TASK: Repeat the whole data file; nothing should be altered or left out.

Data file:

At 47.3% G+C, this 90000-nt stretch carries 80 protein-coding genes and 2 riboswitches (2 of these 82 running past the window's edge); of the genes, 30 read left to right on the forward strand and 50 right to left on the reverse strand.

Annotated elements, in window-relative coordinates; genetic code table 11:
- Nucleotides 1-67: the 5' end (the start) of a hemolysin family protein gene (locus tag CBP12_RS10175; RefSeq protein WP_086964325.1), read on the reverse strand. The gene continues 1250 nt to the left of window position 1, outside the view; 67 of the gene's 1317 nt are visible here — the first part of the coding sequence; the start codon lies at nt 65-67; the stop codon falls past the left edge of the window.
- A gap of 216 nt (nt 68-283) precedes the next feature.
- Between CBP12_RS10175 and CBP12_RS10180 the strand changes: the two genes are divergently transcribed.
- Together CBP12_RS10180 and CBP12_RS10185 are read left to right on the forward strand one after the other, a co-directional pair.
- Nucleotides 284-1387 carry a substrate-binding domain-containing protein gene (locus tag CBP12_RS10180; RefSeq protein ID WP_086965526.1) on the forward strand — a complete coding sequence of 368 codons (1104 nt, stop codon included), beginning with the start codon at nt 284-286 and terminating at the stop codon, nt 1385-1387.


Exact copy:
At 47.3% G+C, this 90000-nt stretch carries 80 protein-coding genes and 2 riboswitches (2 of these 82 running past the window's edge); of the genes, 30 read left to right on the forward strand and 50 right to left on the reverse strand.

Annotated elements, in window-relative coordinates; genetic code table 11:
- Nucleotides 1-67: the 5' end (the start) of a hemolysin family protein gene (locus tag CBP12_RS10175; RefSeq protein WP_086964325.1), read on the reverse strand. The gene continues 1250 nt to the left of window position 1, outside the view; 67 of the gene's 1317 nt are visible here — the first part of the coding sequence; the start codon lies at nt 65-67; the stop codon falls past the left edge of the window.
- A gap of 216 nt (nt 68-283) precedes the next feature.
- Between CBP12_RS10175 and CBP12_RS10180 the strand changes: the two genes are divergently transcribed.
- Together CBP12_RS10180 and CBP12_RS10185 are read left to right on the forward strand one after the other, a co-directional pair.
- Nucleotides 284-1387 carry a substrate-binding domain-containing protein gene (locus tag CBP12_RS10180; RefSeq protein ID WP_086965526.1) on the forward strand — a complete coding sequence of 368 codons (1104 nt, stop codon included), beginning with the start codon at nt 284-286 and terminating at the stop codon, nt 1385-1387.